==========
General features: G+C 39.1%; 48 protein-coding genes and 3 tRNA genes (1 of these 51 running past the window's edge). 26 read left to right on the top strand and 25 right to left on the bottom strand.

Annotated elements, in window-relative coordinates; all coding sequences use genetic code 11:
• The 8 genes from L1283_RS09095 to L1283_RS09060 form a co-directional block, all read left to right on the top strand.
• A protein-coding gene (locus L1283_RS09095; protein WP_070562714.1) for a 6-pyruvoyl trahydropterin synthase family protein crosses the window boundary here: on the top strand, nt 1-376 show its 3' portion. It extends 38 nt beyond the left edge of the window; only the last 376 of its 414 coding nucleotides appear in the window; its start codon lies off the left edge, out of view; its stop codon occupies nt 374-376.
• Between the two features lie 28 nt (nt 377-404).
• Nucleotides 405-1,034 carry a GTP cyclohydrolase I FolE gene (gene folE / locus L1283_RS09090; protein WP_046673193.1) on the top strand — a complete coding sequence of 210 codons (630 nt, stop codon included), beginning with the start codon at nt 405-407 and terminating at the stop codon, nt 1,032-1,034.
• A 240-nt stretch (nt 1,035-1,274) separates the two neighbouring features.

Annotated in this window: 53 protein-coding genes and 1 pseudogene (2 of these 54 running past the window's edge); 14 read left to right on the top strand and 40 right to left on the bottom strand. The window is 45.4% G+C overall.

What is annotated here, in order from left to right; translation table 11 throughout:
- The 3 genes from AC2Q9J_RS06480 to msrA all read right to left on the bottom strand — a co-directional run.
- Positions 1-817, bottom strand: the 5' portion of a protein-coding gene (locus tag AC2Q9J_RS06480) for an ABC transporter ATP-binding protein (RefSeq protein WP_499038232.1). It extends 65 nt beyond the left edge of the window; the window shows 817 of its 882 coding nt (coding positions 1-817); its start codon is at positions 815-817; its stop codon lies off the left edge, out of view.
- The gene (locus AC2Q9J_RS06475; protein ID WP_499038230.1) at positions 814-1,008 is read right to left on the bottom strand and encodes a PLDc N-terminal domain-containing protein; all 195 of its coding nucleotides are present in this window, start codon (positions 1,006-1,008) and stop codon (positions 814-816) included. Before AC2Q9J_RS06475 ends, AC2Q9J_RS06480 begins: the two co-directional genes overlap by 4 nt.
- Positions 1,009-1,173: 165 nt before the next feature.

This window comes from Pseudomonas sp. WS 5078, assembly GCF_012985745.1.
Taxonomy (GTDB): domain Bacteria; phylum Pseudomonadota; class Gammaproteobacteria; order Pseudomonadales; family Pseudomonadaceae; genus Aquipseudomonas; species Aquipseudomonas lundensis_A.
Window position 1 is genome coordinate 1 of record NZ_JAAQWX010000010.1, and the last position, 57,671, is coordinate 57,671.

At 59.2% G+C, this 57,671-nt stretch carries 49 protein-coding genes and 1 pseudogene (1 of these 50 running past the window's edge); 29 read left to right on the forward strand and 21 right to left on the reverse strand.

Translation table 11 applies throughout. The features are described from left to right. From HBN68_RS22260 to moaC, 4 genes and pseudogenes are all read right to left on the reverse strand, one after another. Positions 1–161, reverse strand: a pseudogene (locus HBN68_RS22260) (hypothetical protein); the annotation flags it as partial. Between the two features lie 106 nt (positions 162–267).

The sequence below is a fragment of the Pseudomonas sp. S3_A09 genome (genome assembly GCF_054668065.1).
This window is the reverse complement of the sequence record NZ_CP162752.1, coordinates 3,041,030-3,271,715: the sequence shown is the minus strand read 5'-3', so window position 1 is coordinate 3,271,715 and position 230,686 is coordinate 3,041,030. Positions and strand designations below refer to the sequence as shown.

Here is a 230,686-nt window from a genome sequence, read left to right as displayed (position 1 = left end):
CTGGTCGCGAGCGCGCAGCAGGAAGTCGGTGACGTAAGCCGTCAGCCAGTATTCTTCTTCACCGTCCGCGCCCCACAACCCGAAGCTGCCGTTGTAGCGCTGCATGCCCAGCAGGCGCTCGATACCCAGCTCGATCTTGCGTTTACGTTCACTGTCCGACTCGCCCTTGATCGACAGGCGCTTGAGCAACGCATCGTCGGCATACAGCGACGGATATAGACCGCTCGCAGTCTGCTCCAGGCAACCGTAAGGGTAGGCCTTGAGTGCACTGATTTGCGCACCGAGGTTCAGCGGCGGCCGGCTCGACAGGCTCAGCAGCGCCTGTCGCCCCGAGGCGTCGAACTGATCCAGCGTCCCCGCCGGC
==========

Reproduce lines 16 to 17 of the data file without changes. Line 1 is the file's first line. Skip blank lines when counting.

Window position 1 is genome coordinate 1 of record NZ_JAAQWX010000010.1, and the last position, 57,671, is coordinate 57,671.

At 59.2% G+C, this 57,671-nt stretch carries 49 protein-coding genes and 1 pseudogene (1 of these 50 running past the window's edge); 29 read left to right on the forward strand and 21 right to left on the reverse strand.